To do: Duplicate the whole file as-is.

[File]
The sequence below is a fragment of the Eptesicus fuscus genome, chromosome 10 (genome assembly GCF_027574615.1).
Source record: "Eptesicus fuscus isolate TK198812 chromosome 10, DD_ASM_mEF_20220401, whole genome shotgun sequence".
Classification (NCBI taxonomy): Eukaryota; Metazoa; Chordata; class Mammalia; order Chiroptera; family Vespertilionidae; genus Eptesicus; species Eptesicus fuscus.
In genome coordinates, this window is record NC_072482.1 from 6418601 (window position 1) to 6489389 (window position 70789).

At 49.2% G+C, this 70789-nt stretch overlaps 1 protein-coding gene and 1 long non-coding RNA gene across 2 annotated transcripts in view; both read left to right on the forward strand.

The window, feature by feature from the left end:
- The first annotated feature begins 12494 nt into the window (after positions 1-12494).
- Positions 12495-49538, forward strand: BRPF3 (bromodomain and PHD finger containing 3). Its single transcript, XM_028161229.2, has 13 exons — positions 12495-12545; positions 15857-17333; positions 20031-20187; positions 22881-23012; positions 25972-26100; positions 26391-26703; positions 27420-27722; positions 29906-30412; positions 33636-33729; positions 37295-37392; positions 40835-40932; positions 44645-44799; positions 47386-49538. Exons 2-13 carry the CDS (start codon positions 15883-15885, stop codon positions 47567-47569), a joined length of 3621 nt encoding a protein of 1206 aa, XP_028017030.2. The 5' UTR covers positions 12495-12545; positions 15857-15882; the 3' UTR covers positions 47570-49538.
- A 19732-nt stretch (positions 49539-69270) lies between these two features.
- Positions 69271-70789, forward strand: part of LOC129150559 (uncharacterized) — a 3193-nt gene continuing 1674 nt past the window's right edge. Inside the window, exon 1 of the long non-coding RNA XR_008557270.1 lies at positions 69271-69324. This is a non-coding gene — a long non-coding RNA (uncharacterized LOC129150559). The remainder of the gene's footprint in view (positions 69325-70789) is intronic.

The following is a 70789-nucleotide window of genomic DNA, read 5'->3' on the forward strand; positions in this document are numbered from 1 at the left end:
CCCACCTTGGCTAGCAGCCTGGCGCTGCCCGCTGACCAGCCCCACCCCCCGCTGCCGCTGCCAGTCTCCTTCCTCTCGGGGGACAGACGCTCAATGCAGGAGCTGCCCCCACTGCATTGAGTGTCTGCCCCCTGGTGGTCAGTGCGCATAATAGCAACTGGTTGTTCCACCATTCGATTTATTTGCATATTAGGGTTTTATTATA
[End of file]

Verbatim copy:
The sequence below is a fragment of the Eptesicus fuscus genome, chromosome 10 (genome assembly GCF_027574615.1).
Source record: "Eptesicus fuscus isolate TK198812 chromosome 10, DD_ASM_mEF_20220401, whole genome shotgun sequence".
Classification (NCBI taxonomy): Eukaryota; Metazoa; Chordata; class Mammalia; order Chiroptera; family Vespertilionidae; genus Eptesicus; species Eptesicus fuscus.
In genome coordinates, this window is record NC_072482.1 from 6418601 (window position 1) to 6489389 (window position 70789).

At 49.2% G+C, this 70789-nt stretch overlaps 1 protein-coding gene and 1 long non-coding RNA gene across 2 annotated transcripts in view; both read left to right on the forward strand.

The window, feature by feature from the left end:
- The first annotated feature begins 12494 nt into the window (after positions 1-12494).
- Positions 12495-49538, forward strand: BRPF3 (bromodomain and PHD finger containing 3). Its single transcript, XM_028161229.2, has 13 exons — positions 12495-12545; positions 15857-17333; positions 20031-20187; positions 22881-23012; positions 25972-26100; positions 26391-26703; positions 27420-27722; positions 29906-30412; positions 33636-33729; positions 37295-37392; positions 40835-40932; positions 44645-44799; positions 47386-49538. Exons 2-13 carry the CDS (start codon positions 15883-15885, stop codon positions 47567-47569), a joined length of 3621 nt encoding a protein of 1206 aa, XP_028017030.2. The 5' UTR covers positions 12495-12545; positions 15857-15882; the 3' UTR covers positions 47570-49538.
- A 19732-nt stretch (positions 49539-69270) lies between these two features.
- Positions 69271-70789, forward strand: part of LOC129150559 (uncharacterized) — a 3193-nt gene continuing 1674 nt past the window's right edge. Inside the window, exon 1 of the long non-coding RNA XR_008557270.1 lies at positions 69271-69324. This is a non-coding gene — a long non-coding RNA (uncharacterized LOC129150559). The remainder of the gene's footprint in view (positions 69325-70789) is intronic.

The following is a 70789-nucleotide window of genomic DNA, read 5'->3' on the forward strand; positions in this document are numbered from 1 at the left end:
CCCACCTTGGCTAGCAGCCTGGCGCTGCCCGCTGACCAGCCCCACCCCCCGCTGCCGCTGCCAGTCTCCTTCCTCTCGGGGGACAGACGCTCAATGCAGGAGCTGCCCCCACTGCATTGAGTGTCTGCCCCCTGGTGGTCAGTGCGCATAATAGCAACTGGTTGTTCCACCATTCGATTTATTTGCATATTAGGGTTTTATTATA